Medical research

Discoveries reshape understanding of gut microbiome

The human gut is home to microorganisms that outnumber our cells by a factor of 10 to 1. Now, discoveries by scientists at the Oklahoma Medical Research Foundation have redefined how the so-called gut microbiome operates ...

Medications

Benefits, risks seen with antibiotics-first for appendicitis

Antibiotics may be a good choice for some, but not all, patients with appendicitis, according to results from the Comparing Outcomes of antibiotic Drugs and Appendectomy (CODA) Trial reported today in the New England Journal ...

Medical research

Coupling antibiotics with stem cells to fight off bone infections

Bone infections caused by implants are difficult to treat and usually require a prolonged course of antibiotic treatment. In a new study, researchers from Kanazawa University discovered that implant-related bone infections ...

Inflammatory disorders

Antibiotic pre-treatment reduces joint inflammation

Tearing an anterior cruciate ligament (ACL) can be an excruciatingly painful injury. Nearly 50 percent of these patients will develop a secondary form of osteoarthritis, deemed post-traumatic osteoarthritis (PTOA).

Diseases, Conditions, Syndromes

Could COVID-19 be fuelling drug resistance?

We need to understand the impact of COVID-19 on wider health issues to shape better public health responses and limit long-term consequences. Drug resistance is one of these, Gemma Buckland-Merrett explains.

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Antibiotic

In common usage, an antibiotic (from the Ancient Greek: ἀντί – anti, "against", and βίος – bios, "life") is a substance or compound that kills bacteria or inhibits their growth. Antibiotics belong to the broader group of antimicrobial compounds, used to treat infections caused by microorganisms, including fungi and protozoa.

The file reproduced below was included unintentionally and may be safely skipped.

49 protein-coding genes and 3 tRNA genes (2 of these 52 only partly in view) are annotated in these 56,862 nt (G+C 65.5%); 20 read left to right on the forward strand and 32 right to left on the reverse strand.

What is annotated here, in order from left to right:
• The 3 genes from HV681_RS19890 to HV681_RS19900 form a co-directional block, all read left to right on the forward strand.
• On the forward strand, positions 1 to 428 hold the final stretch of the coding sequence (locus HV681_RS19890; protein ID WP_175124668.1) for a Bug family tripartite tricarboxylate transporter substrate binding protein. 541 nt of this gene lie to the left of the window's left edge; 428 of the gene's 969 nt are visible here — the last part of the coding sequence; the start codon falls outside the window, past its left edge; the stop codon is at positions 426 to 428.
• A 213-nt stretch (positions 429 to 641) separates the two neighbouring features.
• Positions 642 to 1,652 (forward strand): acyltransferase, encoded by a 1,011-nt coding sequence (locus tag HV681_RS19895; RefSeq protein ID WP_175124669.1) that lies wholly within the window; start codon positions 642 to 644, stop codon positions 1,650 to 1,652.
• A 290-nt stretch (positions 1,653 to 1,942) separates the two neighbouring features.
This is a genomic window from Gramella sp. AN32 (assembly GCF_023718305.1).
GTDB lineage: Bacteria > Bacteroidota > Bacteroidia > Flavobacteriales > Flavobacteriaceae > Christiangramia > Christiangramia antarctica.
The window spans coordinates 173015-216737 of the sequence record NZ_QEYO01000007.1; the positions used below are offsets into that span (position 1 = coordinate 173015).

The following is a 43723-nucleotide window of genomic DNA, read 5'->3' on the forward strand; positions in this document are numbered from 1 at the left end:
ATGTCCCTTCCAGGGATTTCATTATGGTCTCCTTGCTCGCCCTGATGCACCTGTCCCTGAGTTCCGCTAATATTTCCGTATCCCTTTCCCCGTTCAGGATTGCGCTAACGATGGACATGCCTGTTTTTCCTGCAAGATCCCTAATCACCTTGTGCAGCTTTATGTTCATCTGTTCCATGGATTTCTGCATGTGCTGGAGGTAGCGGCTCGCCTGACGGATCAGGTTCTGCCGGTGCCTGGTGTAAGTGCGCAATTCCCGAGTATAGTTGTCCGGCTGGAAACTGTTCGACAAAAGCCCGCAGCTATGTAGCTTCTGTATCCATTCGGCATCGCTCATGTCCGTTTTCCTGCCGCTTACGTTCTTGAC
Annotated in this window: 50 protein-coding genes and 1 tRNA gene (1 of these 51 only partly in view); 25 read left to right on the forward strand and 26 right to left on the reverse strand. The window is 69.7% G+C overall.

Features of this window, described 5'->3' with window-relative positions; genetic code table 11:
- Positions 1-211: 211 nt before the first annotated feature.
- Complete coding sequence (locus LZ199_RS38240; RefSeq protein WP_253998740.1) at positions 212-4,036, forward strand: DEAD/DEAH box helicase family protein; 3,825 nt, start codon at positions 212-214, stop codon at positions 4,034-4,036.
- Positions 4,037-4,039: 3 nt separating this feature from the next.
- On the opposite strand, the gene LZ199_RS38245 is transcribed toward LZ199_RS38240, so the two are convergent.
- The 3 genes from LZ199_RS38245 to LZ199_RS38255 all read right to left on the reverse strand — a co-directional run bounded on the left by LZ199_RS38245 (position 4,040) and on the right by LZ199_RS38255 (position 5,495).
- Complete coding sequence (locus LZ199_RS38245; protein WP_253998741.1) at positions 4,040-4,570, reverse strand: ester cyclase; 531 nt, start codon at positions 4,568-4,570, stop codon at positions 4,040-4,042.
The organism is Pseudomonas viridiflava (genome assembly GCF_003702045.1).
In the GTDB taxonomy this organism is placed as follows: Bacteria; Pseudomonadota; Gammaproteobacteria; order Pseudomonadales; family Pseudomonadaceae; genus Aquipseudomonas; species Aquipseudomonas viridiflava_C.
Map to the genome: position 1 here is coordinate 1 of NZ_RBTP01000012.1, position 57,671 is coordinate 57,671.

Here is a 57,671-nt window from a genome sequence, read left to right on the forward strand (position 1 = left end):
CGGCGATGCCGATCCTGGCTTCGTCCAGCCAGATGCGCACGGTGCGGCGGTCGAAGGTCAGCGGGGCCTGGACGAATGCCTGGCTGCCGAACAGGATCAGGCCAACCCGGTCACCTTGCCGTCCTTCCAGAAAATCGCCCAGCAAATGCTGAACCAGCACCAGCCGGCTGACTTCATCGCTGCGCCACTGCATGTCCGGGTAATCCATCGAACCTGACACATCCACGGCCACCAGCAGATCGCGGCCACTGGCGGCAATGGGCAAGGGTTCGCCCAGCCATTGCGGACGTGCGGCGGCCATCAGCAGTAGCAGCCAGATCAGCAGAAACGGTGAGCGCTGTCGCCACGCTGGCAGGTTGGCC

The term "antibiotic" was coined by Selman Waksman in 1942 to describe any substance produced by a microorganism that is antagonistic to the growth of other microorganisms in high dilution. This original definition excluded naturally occurring substances that kill bacteria but are not produced by microorganisms (such as gastric juice and hydrogen peroxide) and also excluded synthetic antibacterial compounds such as the sulfonamides. Many antibiotics are relatively small molecules with a molecular weight less than 2000 Da.[citations needed]

With advances in medicinal chemistry, most antibiotics are now semisynthetic—modified chemically from original compounds found in nature, as is the case with beta-lactams (which include the penicillins, produced by fungi in the genus Penicillium, the cephalosporins, and the carbapenems). Some antibiotics are still produced and isolated from living organisms, such as the aminoglycosides, and others have been created through purely synthetic means: the sulfonamides, the quinolones, and the oxazolidinones. In addition to this origin-based classification into natural, semisynthetic, and synthetic, antibiotics may be divided into two broad groups according to their effect on microorganisms: those that kill bacteria are bactericidal agents, while those that only impair bacterial growth are known as bacteriostatic agents.

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